They met during a networking party at the Rainbow Room, where guests wore colored badges indicating their occupation. Ms. Apolito, the vice president of business development at the Harry Fox Agency, an agency representing music publishers, was “green.” Mr. Bonura, an architect at Brennan Beer Gorman, was “gray.” But she found the swarthy, hazel-eyed bloke red-hot . “I hadn’t ever met an architect before!” she said. “I was very intrigued.”

Mr. Bonura took in her petite bod and brown eyes and got pretty excited himself. “There was something special about her from the beginning. It just felt right,” he said. “I mean, she didn’t look like she was from the West Side. West Siders are, like, bohemian.”

He demanded her number and punched it into his cell phone, announcing “You’re in there now! You’re No. 21!”

“I thought that was kind of weird,” Ms. Apolito said. “So I said, ‘Well, if I’m not No. 1, then forget it,’ and I turned on my heels.”

Intrigued by her sass, he called her from the bathroom at Go Sushi that very night, leaving a voice mail confirming that she was, in fact, “No. 1.” The next morning, he plowed home the point with a card and a dozen red roses. “When they saw the flowers, everyone at work was saying, ‘Oh, he’s such a player,” but I’d gotten the sense that he was genuine,” she said. “It was cheesy. But again, I was intrigued.”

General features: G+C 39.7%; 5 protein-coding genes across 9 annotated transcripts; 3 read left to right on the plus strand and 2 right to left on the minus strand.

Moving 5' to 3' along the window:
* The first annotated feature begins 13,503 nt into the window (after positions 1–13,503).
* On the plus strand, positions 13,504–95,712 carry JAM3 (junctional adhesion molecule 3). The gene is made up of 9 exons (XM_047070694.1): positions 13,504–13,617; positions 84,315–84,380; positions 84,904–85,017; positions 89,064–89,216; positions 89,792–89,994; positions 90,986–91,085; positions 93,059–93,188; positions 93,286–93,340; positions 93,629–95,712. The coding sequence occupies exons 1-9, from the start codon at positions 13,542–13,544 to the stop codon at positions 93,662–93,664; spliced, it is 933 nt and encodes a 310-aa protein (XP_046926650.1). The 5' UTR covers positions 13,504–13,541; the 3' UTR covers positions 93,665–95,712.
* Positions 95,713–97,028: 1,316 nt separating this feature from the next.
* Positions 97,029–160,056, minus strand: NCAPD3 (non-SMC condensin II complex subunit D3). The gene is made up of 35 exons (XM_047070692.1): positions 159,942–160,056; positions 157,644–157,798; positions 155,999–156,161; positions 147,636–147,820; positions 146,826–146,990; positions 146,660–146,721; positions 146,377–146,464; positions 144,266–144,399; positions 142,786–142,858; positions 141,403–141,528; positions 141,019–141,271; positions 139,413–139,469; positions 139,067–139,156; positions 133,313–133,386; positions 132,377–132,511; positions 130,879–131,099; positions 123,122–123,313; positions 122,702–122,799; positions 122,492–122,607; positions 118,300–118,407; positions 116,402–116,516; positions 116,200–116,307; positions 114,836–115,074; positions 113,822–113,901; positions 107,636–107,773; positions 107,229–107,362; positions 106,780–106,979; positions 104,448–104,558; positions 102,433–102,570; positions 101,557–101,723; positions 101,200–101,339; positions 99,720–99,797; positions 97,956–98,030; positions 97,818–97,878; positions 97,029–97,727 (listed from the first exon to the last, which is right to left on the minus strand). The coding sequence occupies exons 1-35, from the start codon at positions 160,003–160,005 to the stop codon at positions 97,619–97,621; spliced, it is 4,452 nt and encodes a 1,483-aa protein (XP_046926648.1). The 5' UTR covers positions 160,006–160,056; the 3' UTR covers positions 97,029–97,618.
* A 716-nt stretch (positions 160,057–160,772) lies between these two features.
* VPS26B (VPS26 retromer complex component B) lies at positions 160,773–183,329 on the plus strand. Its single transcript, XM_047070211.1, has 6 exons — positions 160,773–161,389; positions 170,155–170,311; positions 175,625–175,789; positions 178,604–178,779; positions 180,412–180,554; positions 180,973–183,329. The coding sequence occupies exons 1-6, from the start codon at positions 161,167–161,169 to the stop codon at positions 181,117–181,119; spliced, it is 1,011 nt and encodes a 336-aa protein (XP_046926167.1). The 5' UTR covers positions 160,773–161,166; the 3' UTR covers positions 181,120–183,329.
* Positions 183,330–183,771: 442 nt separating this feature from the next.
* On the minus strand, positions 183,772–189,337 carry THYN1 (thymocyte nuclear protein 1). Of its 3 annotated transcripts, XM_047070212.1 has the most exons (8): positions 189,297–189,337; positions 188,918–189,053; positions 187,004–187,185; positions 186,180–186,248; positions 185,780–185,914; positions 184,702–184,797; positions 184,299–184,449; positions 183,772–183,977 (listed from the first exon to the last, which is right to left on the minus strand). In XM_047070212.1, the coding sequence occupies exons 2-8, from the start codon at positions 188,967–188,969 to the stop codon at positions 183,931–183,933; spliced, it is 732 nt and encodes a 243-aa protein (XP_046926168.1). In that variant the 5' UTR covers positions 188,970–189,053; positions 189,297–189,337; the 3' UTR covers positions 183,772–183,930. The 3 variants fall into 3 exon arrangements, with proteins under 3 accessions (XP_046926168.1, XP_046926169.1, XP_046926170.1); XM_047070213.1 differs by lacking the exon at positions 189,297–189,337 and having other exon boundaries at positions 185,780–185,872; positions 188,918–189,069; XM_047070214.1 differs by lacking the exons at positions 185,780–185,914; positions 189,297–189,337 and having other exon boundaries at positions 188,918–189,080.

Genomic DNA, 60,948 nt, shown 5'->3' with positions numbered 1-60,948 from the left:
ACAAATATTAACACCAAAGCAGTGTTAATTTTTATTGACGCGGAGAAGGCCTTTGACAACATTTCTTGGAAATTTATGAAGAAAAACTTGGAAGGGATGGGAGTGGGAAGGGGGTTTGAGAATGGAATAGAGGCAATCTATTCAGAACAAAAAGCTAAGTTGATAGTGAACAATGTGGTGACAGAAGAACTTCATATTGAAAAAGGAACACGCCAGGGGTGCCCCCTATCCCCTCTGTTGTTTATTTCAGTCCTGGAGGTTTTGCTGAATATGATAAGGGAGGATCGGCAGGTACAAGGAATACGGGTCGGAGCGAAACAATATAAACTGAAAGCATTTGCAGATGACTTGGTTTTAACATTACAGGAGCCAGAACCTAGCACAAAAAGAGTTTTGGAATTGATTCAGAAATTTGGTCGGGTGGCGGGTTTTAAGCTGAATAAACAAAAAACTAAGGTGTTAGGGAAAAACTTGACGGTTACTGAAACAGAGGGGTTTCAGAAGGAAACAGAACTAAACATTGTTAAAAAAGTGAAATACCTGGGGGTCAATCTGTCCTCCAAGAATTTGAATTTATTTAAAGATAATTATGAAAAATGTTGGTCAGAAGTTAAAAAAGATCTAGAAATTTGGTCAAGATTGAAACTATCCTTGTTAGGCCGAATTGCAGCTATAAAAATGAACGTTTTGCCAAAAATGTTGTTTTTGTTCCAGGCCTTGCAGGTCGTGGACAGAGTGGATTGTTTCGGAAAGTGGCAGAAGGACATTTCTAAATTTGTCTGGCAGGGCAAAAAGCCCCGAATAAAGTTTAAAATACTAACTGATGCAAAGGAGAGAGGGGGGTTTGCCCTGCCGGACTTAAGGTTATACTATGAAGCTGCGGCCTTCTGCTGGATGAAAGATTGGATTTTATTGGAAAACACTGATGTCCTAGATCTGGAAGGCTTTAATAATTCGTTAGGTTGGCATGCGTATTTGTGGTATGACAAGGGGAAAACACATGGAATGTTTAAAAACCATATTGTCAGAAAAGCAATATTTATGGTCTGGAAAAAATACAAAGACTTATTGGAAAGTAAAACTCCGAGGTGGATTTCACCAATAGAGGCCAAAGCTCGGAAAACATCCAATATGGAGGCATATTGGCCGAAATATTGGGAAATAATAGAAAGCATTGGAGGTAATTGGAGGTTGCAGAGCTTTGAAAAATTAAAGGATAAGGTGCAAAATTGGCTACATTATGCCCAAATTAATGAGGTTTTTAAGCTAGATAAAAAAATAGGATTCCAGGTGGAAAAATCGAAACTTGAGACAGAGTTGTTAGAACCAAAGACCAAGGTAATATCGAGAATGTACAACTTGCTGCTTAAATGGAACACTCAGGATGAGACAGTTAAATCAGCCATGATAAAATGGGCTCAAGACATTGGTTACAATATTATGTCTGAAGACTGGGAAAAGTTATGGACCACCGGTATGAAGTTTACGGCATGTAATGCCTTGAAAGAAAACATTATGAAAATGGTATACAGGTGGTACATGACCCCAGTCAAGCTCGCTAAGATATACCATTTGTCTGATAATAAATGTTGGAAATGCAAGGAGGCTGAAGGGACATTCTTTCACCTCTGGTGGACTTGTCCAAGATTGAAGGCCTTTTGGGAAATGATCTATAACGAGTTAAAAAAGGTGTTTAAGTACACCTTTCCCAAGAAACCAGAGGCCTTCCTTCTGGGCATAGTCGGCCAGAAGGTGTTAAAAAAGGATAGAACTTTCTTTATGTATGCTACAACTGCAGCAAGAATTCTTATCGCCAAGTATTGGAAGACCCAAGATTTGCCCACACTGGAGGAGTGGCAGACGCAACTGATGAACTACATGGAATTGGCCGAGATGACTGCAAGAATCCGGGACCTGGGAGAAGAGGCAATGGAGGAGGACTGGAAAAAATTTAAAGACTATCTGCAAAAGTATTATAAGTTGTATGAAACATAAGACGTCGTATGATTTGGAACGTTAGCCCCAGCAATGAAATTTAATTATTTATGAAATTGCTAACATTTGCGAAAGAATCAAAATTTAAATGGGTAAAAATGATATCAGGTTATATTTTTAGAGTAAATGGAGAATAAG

On their first date at Cascina in Hell’s Kitchen, he charmed her with his knowledge of cabinetry-“I’d never met a man who knew so much about home décor,” she said-and by bringing Pup-a-roni dog treats for Jack, her seven-pound Chihuahua.

A whirlwind seven months after they’d met, Mr. Bonura took her in a rowboat on the lake in Central Park and stopped it under a bridge. “I was like, ‘Um, I feel like a troll. Can we move?'” Ms. Apolito recalled.

But then he pulled out a radiant-cut two-carat diamond in platinum. “He couldn’t get on one knee because we were in a boat, but I was so excited I almost tipped the thing over,” she said. “I was screaming to people in the middle of the lake, and so all these strangers rowed over to say ‘Congratulations!'”

The couple is debating where they’ll live following their wedding at the Westmont Country Club, near Ms. Apolito’s native North Caldwell, N.J. She thinks his current neighborhood is “boring”; Mr. Bonura calls hers “dirty.”

“I used to be a swinging East Side bachelor, and now I’m with a West Side girl with a small dog,” he’s fond of saying. “How the hell did this happen?”